There were plenty of interesting little nuggets sprinkled throughout Apple’s iPad extravaganza Wednesday, some of which may have gotten lost in the headlines:
- The iPad is an impressive device to handle. It’s light and fast, with a bright screen and easy functionality. Movies appeared without a stutter and the gaming experience was an obvious asset. The iBook e-reader application had a nice look, but it doesn’t mimic old-fashioned print in the same way that Amazon’s Kindle does.
- Steve Jobs pointed out that since the iPad runs on a version of the same software that powers the iPhone and iPod touch, many people will be quite comfortable using the new tablet: “Because we shipped over 75 million iPhones and iPod touches, there’s over 75 million people that already know how to use the iPad.”
- Jobs also noted that between the iTunes Store and the App Store — and the forthcoming iBook store — “we have over 125 million accounts with credit cards all enabled for one-click shopping on all these stores.”
- No details on what books will cost on the iBook store. Also nothing on a potential TV subscription service, as had been rumored.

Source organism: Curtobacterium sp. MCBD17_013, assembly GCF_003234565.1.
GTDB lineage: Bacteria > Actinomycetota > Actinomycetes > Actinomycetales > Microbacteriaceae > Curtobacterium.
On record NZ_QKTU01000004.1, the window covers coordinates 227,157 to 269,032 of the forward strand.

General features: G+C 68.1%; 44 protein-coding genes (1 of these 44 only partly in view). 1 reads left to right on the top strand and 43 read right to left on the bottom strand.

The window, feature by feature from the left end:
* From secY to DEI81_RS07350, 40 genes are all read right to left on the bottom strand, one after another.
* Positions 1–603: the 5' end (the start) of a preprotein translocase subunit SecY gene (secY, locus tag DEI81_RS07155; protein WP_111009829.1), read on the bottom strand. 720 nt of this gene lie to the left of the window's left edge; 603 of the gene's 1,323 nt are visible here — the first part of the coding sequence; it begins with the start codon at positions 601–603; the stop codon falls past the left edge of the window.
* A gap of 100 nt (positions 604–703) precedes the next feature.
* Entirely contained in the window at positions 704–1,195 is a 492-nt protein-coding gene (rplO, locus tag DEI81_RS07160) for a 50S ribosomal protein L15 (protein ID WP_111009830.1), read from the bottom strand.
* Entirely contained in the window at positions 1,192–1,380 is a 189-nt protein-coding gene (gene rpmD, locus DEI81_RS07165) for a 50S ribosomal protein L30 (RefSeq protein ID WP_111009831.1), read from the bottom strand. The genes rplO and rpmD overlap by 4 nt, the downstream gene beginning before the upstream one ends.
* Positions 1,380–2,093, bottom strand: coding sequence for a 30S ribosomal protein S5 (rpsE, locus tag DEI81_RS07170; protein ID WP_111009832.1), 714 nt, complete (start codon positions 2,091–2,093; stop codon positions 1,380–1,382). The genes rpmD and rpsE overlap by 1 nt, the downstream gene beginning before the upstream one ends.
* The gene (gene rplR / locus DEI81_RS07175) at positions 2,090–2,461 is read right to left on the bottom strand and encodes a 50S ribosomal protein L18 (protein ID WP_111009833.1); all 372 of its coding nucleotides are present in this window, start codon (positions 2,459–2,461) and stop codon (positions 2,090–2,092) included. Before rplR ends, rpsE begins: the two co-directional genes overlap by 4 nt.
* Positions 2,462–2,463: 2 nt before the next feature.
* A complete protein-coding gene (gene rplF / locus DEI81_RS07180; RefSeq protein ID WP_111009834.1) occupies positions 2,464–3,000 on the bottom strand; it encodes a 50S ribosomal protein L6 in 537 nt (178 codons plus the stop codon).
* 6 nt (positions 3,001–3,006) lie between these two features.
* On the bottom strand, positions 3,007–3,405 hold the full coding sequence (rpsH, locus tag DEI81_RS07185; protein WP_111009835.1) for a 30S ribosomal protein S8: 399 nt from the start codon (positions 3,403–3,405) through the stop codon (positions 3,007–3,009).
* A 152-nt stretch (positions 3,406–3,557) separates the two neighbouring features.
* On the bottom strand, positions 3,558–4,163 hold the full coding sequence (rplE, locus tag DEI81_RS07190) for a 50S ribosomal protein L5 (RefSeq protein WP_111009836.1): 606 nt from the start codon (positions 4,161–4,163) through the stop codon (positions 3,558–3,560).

- The iPad has no camera, as many had speculated it might, and doesn’t support Flash.
- Not exactly news, but Jobs is still no fan of netbooks: “The problem is netbooks aren’t better at anything. They’re slow, they have low quality displays and they run clunky old PC software. So they’re not better than a laptop at anything. They’re just cheaper. They’re just cheap laptops.”
- As many had predicted, the iPad features Apple’s own silicon, the A4 chip. Apple acquired a semiconductor company, PA Semi, in 2008.
- Apple just sold its 250 millionth iPod. Safe to say it would be thrilled to see that performance from the iPad.